[Stolen from Nature.com: https://www.nature.com/articles/s41586-019-1027-4]

Some Android VPN apps request access to sensitive permissions they don’t need

Some of the Android VPN apps available through the official Google Play Store request access to “dangerous” user permissions that a normal VPN app would have no use for, according to research viewed today by ZDNet.

The study, carried out by John Mason from TheBestVPN.com, analyzed 81 Android apps available for download through the Google Play Store.

Mason said he downloaded and extracted the permissions requested by each VPN app from their respective APK installer files.

The researcher used Google’s definition for classifying permissions.

“Normal” referred to the permissions the Android OS gave apps without prompting the user –because they aren’t considered a privacy risk.

“Dangerous” referred to permissions that accessed user data and which apps can only access after the user has granted explicit permission by clicking a button inside a popup window.

According to Mason, 50 of the 81 Android VPN apps he tested requested access to at least one dangerous permission that accessed user data.

While many apps had legitimate uses for the permissions they requested, some apps requested access permissions that a VPN app wouldn’t normally need.

Mason said he discovered VPN apps that requested access to read/write permissions for external device storage, wanted access to precise location data, wanted the ability to read or write system settings, and, in some cases, wanted to access call logs or manage local files.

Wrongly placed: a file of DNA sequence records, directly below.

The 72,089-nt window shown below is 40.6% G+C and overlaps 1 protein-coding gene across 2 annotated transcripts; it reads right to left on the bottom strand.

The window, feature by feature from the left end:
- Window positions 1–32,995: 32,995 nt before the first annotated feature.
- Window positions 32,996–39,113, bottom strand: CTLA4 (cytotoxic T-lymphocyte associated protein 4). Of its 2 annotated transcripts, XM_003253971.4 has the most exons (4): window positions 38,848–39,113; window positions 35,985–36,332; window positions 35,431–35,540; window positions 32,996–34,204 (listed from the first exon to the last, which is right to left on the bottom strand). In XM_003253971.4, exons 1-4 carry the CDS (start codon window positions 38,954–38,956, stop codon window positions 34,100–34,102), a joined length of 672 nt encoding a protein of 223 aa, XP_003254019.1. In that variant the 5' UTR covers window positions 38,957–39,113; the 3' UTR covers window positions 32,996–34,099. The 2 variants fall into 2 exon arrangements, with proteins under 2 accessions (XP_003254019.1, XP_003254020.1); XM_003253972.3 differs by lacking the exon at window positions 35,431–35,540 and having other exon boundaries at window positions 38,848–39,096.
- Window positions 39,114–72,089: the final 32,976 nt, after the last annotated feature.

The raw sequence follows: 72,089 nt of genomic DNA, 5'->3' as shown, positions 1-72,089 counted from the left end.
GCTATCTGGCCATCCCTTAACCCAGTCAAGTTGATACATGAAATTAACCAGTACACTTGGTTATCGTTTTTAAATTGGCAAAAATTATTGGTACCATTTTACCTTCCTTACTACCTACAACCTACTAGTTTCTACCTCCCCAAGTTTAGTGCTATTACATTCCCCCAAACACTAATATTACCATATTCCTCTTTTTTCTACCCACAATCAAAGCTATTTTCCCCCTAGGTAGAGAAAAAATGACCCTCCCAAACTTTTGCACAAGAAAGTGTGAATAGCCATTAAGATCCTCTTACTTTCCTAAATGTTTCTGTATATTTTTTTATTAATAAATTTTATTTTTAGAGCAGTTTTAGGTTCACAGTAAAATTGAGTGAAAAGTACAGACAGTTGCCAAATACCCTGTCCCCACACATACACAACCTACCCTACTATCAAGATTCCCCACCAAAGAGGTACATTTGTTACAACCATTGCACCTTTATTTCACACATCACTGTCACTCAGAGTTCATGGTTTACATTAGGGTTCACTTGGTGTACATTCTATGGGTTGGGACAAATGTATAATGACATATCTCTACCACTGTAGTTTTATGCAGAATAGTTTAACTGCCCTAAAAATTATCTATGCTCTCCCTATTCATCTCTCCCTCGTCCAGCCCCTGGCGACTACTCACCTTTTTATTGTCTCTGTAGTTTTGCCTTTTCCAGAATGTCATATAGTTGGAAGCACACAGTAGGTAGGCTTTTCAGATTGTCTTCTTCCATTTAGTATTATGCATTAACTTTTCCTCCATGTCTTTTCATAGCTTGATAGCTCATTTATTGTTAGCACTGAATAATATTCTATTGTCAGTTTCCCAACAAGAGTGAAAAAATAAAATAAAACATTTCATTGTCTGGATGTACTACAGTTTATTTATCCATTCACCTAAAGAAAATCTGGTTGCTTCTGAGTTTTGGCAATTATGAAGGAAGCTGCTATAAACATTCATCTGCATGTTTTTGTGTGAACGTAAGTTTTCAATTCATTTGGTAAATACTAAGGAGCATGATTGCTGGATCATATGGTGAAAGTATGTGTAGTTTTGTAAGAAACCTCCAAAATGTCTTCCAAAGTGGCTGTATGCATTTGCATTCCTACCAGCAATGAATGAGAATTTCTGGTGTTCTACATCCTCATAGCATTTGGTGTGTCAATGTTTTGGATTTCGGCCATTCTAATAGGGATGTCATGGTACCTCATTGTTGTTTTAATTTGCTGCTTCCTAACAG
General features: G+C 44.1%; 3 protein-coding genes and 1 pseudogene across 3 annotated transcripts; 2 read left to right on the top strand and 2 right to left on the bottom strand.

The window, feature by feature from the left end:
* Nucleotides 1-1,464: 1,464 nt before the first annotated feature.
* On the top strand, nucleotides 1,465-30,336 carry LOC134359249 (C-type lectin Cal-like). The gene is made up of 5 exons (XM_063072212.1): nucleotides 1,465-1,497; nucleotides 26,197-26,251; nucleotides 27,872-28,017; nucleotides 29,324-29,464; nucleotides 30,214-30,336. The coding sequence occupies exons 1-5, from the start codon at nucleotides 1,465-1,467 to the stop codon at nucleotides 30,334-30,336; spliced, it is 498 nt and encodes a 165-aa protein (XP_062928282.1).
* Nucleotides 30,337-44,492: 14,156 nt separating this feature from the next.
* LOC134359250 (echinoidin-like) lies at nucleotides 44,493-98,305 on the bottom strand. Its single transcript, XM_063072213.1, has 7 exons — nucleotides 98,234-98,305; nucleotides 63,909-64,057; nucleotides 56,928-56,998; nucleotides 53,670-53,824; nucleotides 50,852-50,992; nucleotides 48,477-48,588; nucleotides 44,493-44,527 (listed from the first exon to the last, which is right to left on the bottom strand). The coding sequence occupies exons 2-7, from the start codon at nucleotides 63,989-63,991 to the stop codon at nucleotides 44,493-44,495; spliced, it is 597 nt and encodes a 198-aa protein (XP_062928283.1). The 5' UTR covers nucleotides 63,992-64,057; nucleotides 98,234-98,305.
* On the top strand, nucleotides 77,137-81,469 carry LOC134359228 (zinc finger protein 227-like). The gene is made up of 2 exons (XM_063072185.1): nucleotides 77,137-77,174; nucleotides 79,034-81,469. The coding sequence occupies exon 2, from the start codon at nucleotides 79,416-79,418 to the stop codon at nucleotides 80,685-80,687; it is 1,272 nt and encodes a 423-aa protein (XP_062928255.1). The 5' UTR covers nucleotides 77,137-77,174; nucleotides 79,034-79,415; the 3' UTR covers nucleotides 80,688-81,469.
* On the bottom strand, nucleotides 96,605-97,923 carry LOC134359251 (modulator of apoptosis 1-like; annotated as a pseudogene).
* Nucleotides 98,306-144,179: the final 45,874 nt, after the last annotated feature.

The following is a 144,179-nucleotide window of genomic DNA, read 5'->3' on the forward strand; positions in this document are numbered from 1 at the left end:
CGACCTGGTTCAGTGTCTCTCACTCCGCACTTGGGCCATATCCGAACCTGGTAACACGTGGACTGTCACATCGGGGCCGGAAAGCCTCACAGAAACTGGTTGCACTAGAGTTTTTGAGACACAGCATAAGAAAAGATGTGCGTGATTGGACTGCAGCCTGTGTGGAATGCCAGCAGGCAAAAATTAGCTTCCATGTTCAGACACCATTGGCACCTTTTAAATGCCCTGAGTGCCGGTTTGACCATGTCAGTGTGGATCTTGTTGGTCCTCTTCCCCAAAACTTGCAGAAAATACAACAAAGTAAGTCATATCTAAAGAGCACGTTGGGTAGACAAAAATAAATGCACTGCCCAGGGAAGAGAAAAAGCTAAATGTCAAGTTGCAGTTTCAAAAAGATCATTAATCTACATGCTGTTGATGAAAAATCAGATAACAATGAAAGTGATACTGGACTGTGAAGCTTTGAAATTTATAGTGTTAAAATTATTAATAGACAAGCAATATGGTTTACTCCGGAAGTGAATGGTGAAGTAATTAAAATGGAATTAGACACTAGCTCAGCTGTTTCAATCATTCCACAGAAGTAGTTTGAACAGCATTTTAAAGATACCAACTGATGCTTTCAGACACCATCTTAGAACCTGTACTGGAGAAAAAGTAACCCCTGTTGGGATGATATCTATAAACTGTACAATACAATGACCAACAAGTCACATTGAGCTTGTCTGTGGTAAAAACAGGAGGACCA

“In theory, VPN apps should only need a few permissions to function. INTERNET and ACCESS_NETWORK_STATE should usually be enough,” Mason told us. “The use of a large number of dangerous permissions could be cause for suspicion.”

Some of the biggest offender VPN apps are listed in the table below. This Google Docs spreadsheet includes a breakdown of every VPN app and the permissions it requested at the time of the tests. Mason’s research will go live later today at this link.

VPN Name# of dangerous permissionExact permission name
Yoga VPN: Google Play link6android.permission.ACCESS_FINE_LOCATION
android.permission.READ_PHONE_STATE
android.permission.WRITE_SETTINGS
android.permission.ACCESS_COARSE_LOCATION
android.permission.READ_EXTERNAL_STORAGE
android.permission.WRITE_EXTERNAL_STORAGE
proXPN VPN:Google Play link5android.permission.ACCESS_FINE_LOCATION
android.permission.READ_PHONE_STATE
android.permission.ACCESS_COARSE_LOCATION
android.permission.READ_EXTERNAL_STORAGE
android.permission.WRITE_EXTERNAL_STORAGE
Hola Free VPN:Google Play link4android.permission.READ_PHONE_STATE
android.permission.ACCESS_FINE_LOCATION
android.permission.READ_EXTERNAL_STORAGE
android.permission.WRITE_EXTERNAL_STORAGE
Seed4.Me VPN:Google Play link4android.permission.ACCESS_FINE_LOCATION
android.permission.ACCESS_COARSE_LOCATION
android.permission.READ_EXTERNAL_STORAGE
android.permission.WRITE_EXTERNAL_STORAGE
OvpnSpider:Google Play link4android.permission.ACCESS_FINE_LOCATION
android.permission.READ_LOGS
android.permission.ACCESS_COARSE_LOCATION
android.permission.WRITE_EXTERNAL_STORAGE
SwitchVPN:Google Play link4android.permission.ACCESS_FINE_LOCATION
android.permission.ACCESS_COARSE_LOCATION
android.permission.READ_EXTERNAL_STORAGE
android.permission.WRITE_EXTERNAL_STORAGE
Zoog VPN:Google Play link4android.permission.ACCESS_FINE_LOCATION
android.permission.ACCESS_COARSE_LOCATION
android.permission.READ_EXTERNAL_STORAGE
android.permission.WRITE_EXTERNAL_STORAGE

[This article stolen from: https://www.zdnet.com/article/some-android-vpn-apps-request-access-to-sensitive-permissions-they-dont-need/]